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What do I have to do to end my marriage?

Published:Monday | September 7, 2015 | 9:00 AM

At the end of last week's article, I promised to outline what steps would have be taken to end a woman's marriage to a man who failed to disclose to his bride-to-be the fact that he had undergone a vasectomy.

As I had concluded that the husband's omission to share the important information that he would not be able to father a child with his new wife would not render the marriage void, the steps to end the marriage will be the same as those that are usually taken to dissolve a valid marriage. Those steps generally involve waiting for two years of the marriage to elapse, and one year's separation before a petition can be filed at the Supreme Court to assert that the marriage has broken down irretrievably.

The new wife may be so upset about the revelation that she wants to end the marriage immediately, but there is just no quick solution because the alternative to waiting for two years of the marriage to elapse before commencing court proceedings could sometimes take as long as a year! That alternative involves applying to the Supreme Court for an order to file the petition within the first two years of the marriage in reliance on Section 8 of the Matrimonial Causes Act. To do so, the applicant must prove that she attempted reconciliation with the assistance of an approved marriage counsellor and there are circumstances that justify the hearing of the petition.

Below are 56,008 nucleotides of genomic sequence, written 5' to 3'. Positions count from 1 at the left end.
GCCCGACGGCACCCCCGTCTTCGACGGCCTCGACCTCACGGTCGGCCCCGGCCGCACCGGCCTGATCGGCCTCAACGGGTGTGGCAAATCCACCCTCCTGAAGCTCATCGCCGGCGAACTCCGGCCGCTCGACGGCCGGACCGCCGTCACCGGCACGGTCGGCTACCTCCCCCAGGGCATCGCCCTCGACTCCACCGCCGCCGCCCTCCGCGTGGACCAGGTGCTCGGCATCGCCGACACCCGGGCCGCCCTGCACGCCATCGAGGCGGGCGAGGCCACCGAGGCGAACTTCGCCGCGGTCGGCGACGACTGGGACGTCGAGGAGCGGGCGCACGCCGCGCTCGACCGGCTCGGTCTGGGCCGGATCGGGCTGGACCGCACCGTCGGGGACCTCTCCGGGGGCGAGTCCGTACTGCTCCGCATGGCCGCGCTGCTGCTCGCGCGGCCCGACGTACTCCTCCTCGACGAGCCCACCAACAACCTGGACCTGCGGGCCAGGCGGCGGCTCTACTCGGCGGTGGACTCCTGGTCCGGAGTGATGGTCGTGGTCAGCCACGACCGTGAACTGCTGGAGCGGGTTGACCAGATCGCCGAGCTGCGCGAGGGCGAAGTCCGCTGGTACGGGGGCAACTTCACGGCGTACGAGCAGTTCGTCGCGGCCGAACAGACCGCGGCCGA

FULL DISCLOSURE

 

It should be noted that full disclosure is required on an application of that nature because, if the court is led by any concealment or misrepresentation as to the nature of this case, and the court discovers that fact when the petition is being heard, the petitioner may be ordered to wait for the second anniversary of the marriage to pass before proceeding with the divorce petition. In the end, the wife may be well-advised to wait until two years of the marriage have passed before commencing divorce proceedings.

Once the petition to dissolve the marriage is filed at the Supreme Court, the entire process may take at least one year to be concluded. During the course of that petition (or within 12 months after the marriage is dissolved), either party may also file applications for maintenance or division of matrimonial property.

If the marriage could have been dissolved on grounds that it is void, the wife would have been able to present the petition to the court for a decree of nullity of marriage immediately after discovering the facts that render the marriage void. There would be no need to wait for two years of the marriage or one year's separation to pass before filing the petition.

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